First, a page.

mc.log (the log file),
mc_all.xyz all of the accepted MC steps,
mc_trial.xyz which is an .xyz containing a trial move and
mc_current.xyz which is the current accepted step. The .xyz files are written every
Input file (input)
input file contains the keywords that tell TurboGAP how to perform the single-point or MD calculation requested by the user. A minimal
input file (without MD options) contains only information about the structure XYZ file, the location of the potential, and chemical species. An example looks like this:
! Species-specific info atoms_file = 'atoms.xyz' pot_file = 'gap_files/cho.gap' n_species = 3 species = H C O masses = 1.01 12.01 16.00 ! this is optional for single point, for MD TurboGAP will try to get them from a database if not provided e0 = 0. 0. 0. ! this is optional, to specify per-species energy offsets
For a single-point
turbogap predict calculation, something like the above is all that is needed. For running MD and other specialized simulations one needs to additionally specify the appropriate keywords. Check MD options for a complete list.
Atoms file (*.xyz)
The atoms file is an atomic structure file in ASE's extended XYZ format. TurboGAP (currently) works exclusively in periodic boundary conditions; this must be taken into consideration when simulating molecular systems or surfaces (i.e., that an appropriate amount of vacuum is present). The format of the XYZ file must conform to the following:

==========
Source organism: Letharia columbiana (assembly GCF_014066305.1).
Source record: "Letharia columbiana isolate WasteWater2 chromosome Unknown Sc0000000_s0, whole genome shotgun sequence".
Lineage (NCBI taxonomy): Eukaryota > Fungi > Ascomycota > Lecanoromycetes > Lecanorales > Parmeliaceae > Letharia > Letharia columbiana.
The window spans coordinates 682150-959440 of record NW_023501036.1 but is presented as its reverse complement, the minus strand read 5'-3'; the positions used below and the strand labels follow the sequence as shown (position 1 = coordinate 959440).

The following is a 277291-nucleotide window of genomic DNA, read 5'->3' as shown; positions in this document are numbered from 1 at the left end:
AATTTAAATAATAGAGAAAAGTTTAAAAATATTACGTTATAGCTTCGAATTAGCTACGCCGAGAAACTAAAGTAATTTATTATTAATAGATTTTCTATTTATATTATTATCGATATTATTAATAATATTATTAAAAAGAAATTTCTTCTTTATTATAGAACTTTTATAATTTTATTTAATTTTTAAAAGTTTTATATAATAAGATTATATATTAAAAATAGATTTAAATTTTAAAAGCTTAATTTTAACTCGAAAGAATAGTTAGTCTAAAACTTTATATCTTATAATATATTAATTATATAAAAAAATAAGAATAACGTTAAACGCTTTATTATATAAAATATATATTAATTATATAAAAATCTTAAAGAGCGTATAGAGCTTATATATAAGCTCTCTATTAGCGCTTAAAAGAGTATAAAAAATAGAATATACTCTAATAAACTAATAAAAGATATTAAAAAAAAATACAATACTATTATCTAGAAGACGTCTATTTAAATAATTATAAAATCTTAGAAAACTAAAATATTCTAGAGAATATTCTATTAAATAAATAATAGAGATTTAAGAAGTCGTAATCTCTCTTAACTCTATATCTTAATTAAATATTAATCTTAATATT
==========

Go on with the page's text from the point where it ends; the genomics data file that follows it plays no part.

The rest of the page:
Number_of_atoms Comment line including Lattice="ax ay az bx by bz cx cy cz" and Properties=species:S:1:pos:R:3[:vel:R:3] Atom_name_1 posx posy posz (velx vely velz) Atom_name_2 posx posy posz (velx vely velz) ... Atom_name_nat posx posy posz (velx vely velz)
where the velocity information is needed for MD (TurboGAP will generate random velocities if not provided). The positions must be in units of Angstrom, the velocities in Angstrom/fs and the masses in amu. TurboGAP XYZ reading adheres strictly to extXYZ format, with "species" (S:1), "pos" (R:3), "vel" (R:3), "fix_atom" (S:3, with values F or T allowed) and "mass" (R:1) read from the Properties attribute. "positions", "velocities", "fix_atoms" and "masses" are used as synonyms for "pos", "vel", "fix_atom" and "mass", respectively.
Potential directory (gap_files/)
The GAP potential files are usually put into a subdirectory under your working directory named